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What To Wear In Japan As A Tourist


by Maren Wegner



Traveling to Japan is a truly captivating experience, with its rich history, vibrant culture, and stunning natural landscapes. As a tourist, it’s important to be mindful of the local customs and etiquette, including what to wear during your visit. Japan has a unique fashion scene that blends traditional clothing with modern styles, creating a distinct aesthetic. In this article, we will delve into the essential wardrobe choices for tourists in Japan, taking into consideration cultural considerations, weather conditions, and specific activities.


Japan is a country deeply rooted in tradition, and dressing appropriately is seen as a sign of respect. While the younger generation in major cities may embrace more Western fashion trends, it’s still advisable to be mindful of cultural norms. Avoid wearing revealing or excessively casual attire, especially when visiting temples, shrines, or other religious sites. Opt for modest and conservative clothing that covers your shoulders, knees, and cleavage. This will ensure that you are comfortable and respectful of local customs.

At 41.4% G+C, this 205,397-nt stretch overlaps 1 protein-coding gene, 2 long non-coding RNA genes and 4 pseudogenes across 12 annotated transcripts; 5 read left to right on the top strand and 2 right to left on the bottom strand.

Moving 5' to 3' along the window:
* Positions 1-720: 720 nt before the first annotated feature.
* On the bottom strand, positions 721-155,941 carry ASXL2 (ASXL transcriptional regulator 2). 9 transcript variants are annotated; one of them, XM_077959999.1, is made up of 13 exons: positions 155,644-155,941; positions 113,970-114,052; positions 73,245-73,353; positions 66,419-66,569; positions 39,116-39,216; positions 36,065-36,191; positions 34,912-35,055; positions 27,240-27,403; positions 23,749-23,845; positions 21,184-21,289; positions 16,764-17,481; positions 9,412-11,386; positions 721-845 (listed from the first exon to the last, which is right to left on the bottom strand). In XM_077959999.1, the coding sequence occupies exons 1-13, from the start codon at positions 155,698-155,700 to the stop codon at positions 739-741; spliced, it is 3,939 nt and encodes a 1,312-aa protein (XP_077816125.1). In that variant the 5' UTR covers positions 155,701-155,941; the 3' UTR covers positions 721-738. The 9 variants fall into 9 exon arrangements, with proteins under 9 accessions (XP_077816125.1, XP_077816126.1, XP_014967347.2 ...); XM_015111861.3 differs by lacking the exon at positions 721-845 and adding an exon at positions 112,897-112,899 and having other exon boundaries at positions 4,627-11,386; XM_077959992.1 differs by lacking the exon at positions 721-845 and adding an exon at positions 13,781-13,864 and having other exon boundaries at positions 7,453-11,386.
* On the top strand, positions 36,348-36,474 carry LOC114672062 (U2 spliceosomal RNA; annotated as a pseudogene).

Weather is another crucial factor to consider when planning your outfits in Japan. The country experiences distinct seasons, each with its own climate and unique charm. Spring (March to May) is known for its cherry blossoms, while summer (June to August) is hot and humid. Autumn (September to November) brings beautiful foliage, and winter (December to February) can be cold and snowy in some regions. Prepare accordingly by choosing clothes suitable for the season you’ll be visiting in order to stay comfortable throughout your trip.


Cultural Considerations